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2h

Center of Gravity: What Clausewitz Really Meant (Part 1 of 2)

Part one of a two-part article written by Professor Joseph L. Strange, Marine Corps War College and COL Richard Iron, British Army.

This paper explores what Clausewitz really meant by the term “center of gravity”. The authors propose that he intended it to be a strength, either moral or physical, and a dynamic and powerful agent in its own right. The authors also suggest that the current Joint and NATO definition of center of gravity is incorrect, implying it to be a source of strength, and that this mis-definition has been responsible for much of the confusion about the concept that exists today.

Illuminated human brain
2h

Redefining the Center of Gravity

COL Dale C. Eikmeier, USA (Ret.), is an Assistant Professor at the U.S. Army Command and General staff College. COL Eikmeier shares his thoughts on identifying Center of Gravity. This method will provide campaign planners with an analytical tool that will fulfil doctrinal intent.

Open book with spectacles on top
2h

Understanding Centers of Gravity and Critical Vulnerabilities (Part 2 of 2)

Part two of a two-part article written by Professor Joseph L. Strange, Marine Corps War College and COL Richard Iron, British Army.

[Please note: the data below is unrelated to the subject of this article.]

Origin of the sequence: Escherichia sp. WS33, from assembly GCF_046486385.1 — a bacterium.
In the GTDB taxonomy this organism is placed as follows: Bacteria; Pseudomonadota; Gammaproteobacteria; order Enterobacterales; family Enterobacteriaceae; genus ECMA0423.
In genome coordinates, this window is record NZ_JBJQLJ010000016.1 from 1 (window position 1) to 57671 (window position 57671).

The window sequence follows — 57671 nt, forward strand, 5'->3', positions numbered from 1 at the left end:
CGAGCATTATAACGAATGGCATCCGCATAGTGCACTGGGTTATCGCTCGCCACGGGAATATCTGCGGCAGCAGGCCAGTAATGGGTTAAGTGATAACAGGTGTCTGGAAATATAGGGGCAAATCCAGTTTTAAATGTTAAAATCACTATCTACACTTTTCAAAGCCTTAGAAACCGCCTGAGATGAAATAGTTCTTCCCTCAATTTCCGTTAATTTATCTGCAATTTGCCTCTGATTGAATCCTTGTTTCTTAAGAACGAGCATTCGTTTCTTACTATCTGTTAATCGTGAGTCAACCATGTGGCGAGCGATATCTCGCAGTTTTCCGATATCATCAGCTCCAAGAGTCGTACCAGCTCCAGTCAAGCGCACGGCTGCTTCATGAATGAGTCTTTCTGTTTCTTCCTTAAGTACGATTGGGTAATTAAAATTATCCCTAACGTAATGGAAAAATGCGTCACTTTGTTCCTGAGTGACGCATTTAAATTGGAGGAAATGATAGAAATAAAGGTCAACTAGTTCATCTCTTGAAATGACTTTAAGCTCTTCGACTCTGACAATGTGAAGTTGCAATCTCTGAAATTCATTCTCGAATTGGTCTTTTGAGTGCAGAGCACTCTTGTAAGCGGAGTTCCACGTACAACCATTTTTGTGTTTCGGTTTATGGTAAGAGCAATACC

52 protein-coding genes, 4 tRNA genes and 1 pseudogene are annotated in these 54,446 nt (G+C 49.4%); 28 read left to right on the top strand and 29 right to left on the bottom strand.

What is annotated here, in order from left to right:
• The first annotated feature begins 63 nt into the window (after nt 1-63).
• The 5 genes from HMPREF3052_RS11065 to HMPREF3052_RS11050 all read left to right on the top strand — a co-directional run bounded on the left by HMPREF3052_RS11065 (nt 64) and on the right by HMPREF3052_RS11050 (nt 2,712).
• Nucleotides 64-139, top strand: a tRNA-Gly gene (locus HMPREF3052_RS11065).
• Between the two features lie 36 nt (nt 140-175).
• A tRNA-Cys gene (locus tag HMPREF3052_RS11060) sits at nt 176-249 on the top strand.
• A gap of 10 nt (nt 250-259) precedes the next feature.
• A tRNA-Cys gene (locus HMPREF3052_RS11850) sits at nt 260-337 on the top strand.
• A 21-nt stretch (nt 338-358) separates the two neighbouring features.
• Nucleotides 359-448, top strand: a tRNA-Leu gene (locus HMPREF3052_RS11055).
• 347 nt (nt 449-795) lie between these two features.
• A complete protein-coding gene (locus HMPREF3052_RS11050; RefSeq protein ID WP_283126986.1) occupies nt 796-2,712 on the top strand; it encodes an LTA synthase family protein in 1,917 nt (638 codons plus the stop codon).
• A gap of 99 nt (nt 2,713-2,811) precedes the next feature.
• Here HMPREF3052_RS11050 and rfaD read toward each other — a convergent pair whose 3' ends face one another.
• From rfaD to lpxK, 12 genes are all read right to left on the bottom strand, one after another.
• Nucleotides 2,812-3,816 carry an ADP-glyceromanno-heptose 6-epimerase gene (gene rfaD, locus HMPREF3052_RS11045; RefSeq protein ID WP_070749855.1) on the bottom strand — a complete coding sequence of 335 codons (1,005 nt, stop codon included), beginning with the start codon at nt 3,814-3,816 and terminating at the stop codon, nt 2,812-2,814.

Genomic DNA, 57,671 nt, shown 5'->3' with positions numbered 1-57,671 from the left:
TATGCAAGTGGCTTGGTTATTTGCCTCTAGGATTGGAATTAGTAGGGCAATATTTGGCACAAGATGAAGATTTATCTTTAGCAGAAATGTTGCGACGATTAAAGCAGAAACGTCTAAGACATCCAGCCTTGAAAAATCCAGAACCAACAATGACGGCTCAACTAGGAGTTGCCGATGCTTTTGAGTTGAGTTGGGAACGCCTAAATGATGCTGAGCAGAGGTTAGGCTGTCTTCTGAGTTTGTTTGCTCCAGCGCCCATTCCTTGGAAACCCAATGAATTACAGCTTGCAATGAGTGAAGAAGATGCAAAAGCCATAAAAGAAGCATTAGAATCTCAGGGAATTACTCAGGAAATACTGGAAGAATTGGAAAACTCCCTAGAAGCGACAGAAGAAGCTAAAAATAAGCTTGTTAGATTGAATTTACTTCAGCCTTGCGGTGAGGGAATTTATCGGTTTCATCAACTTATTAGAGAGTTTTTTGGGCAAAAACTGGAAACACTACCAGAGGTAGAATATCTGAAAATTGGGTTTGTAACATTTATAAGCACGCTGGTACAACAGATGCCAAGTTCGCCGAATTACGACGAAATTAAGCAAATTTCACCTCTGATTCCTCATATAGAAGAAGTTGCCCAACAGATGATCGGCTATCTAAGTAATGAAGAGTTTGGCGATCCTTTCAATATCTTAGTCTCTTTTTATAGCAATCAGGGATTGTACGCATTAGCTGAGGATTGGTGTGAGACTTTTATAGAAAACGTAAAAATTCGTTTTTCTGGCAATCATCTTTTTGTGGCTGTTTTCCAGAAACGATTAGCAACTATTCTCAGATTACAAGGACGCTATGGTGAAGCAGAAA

This paper examines the role of centers of gravity in operational design, looking at the relationship between centers of gravity and critical vulnerabilities. It suggests an analytical model that joint warfighters and planners on both sides of the Atlantic can use to assist strategic and operational-level planning. The model helps to analyze existing and potential vulnerabilities of a center of gravity, and determine which of those could be especially critical.

Line of lightbulbs
2h

A Theory-based Framework for Critical Thinking in Defence Planning and Assessment

This article was written by Dr Mazourenko and Mr Jobst from the Defence Science and Technology Organisation and it describes how military planning and assessment processes can benefit from ‘Program Theory’. It argues that a ‘theory-based framework’ will support better-informed decision making in a time-sensitive matter.

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